On Tuesday, “U.S. District Court Judge William H. Pauley III found that Glatt and fellow “Black Swan” intern Alexander Footman were entitled to pay for their work on the film under the Fair Labor Standards Act and New York labor law.” (you can read the whole story at The Wrap)
I have very mixed feelings about this decision – as a producer, director, artist, and an individual working in film and theatre.
Certainly we all deserve to be paid for our expertise, there is no question about that.
At the same time, I got my start in the industry because of these intern opportunities. No one ever forced me to intern, I had the choice to do so, to gain experience, as I decided I needed it – and as it benefited me.
Now, companies will be more reticent then ever to offer these entry level positions for fear of similar lawsuits. They will simply hire experienced assistants, closing the door on those without that experience.
Understand, filmmaking and theatre are essentially some of the last apprentice based businesses. How do you get a job if you have no experience? You can’t.
And while you can study them in school, and get a degree, you really can only learn and begin to master them by “being in the room” and seeing how it is really done, it can’t be learned from a book.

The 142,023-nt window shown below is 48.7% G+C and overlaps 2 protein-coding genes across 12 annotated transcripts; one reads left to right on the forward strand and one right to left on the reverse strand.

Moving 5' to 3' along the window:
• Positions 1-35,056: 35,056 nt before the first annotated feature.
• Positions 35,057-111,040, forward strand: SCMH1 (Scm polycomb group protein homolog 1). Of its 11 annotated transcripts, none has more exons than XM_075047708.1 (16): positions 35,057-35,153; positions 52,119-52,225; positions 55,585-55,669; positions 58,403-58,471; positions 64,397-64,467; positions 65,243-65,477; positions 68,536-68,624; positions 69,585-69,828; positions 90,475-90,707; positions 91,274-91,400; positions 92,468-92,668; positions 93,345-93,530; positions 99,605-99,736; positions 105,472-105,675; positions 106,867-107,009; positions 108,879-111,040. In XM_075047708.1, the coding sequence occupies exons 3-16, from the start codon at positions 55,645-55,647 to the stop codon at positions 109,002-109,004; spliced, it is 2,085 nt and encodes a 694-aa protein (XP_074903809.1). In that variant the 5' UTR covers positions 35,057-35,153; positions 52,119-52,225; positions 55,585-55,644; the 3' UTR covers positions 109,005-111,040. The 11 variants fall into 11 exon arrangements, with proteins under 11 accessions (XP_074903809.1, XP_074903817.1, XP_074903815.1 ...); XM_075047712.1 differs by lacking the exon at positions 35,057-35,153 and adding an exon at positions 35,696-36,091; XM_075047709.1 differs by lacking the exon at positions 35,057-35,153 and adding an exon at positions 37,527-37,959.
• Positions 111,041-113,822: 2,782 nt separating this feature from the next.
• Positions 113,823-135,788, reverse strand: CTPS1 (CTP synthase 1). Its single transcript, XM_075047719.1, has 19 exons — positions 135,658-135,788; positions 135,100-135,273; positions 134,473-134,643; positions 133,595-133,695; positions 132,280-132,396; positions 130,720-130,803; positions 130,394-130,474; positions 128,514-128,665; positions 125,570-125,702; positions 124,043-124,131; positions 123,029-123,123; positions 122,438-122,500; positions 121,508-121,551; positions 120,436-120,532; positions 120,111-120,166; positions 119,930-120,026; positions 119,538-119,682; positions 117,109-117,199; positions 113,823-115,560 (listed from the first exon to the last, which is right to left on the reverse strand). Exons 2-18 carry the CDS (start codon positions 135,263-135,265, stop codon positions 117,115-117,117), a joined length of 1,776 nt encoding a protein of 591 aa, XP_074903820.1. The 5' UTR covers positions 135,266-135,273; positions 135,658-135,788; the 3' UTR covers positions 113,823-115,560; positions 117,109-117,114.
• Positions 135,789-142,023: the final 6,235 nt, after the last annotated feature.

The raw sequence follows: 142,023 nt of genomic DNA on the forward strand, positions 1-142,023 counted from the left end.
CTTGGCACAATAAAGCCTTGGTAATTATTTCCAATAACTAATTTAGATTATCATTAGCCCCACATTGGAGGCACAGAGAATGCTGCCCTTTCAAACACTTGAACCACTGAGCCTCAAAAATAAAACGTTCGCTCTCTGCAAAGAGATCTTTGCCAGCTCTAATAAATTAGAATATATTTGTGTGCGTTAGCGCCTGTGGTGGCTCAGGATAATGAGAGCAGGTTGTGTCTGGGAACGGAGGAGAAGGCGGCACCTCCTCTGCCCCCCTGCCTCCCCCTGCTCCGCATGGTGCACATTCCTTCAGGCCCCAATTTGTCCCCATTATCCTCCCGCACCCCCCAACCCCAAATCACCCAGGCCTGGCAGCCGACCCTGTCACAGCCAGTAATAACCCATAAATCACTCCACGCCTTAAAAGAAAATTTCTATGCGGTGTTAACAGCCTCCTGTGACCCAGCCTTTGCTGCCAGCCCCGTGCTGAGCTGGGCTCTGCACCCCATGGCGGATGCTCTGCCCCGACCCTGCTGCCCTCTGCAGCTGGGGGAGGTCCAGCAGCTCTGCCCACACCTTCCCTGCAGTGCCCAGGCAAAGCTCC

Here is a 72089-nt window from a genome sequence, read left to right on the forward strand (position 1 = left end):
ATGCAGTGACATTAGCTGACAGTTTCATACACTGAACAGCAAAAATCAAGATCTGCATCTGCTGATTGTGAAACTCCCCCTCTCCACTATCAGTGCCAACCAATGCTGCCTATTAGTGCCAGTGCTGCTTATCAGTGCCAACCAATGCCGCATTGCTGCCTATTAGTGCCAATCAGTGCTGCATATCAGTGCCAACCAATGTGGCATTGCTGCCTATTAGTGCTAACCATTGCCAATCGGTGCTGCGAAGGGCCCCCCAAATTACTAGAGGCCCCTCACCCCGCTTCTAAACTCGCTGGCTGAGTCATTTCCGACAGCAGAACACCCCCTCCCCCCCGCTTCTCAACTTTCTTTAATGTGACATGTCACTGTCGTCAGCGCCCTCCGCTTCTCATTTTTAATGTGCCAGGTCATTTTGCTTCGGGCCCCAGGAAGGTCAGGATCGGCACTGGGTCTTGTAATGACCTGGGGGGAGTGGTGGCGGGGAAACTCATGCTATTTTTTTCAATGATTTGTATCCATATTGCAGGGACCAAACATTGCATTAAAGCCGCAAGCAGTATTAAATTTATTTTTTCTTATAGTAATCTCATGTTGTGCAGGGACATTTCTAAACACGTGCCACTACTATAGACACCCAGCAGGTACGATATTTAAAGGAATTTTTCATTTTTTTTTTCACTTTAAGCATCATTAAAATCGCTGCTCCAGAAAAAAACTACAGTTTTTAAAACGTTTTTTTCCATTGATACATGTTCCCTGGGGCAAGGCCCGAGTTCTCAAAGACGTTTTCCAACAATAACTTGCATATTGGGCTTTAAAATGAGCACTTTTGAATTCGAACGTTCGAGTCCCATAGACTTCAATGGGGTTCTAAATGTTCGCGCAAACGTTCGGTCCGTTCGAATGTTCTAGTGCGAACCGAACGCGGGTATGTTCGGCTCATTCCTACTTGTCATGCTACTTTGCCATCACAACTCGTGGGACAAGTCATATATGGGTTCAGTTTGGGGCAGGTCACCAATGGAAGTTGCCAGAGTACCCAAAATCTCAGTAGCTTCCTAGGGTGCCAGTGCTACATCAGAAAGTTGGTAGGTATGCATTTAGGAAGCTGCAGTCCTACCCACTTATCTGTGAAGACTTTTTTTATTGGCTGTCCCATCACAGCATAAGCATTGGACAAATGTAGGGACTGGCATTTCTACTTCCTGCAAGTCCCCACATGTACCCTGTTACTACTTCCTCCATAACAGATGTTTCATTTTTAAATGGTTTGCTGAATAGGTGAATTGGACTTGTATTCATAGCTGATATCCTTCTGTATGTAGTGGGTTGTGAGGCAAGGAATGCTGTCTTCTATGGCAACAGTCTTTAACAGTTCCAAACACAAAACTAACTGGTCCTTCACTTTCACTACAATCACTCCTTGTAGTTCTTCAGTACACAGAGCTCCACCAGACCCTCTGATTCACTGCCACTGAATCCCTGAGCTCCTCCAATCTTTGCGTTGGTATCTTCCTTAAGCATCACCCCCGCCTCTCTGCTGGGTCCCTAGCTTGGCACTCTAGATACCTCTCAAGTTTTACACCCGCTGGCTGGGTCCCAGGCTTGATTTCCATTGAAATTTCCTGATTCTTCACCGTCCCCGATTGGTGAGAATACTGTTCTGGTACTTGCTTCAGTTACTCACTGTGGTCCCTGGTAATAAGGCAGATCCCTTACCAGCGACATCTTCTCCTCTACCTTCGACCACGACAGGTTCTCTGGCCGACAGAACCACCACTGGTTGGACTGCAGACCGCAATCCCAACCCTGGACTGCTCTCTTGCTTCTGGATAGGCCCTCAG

Thus, Pauley’s decision, and the precedence it sets, will unfortunately further eliminate the very few opportunities that allow individuals starting out in the business WITH NO EXPERIENCE to have access to it ~ thus eliminating the opportunity for these individuals to gain the very experience and credits they need to land paying jobs.
There’s a simple work-a-round; Producers can simply pay minimum wage for these positions – which is what I have often done since I began producing. But once these jobs become paid positions – even minimum wage ones – you’re going to hire those people with the most experience – closing the door on those starting out.
Face it, the reality is that film and theatre are businesses that are very, very, very hard to break into and another “avenue in” has been effective eliminated at the very moment there are fewer and fewer films being made and thus, less opportunity.
I’d love to hear your thoughts on the subject.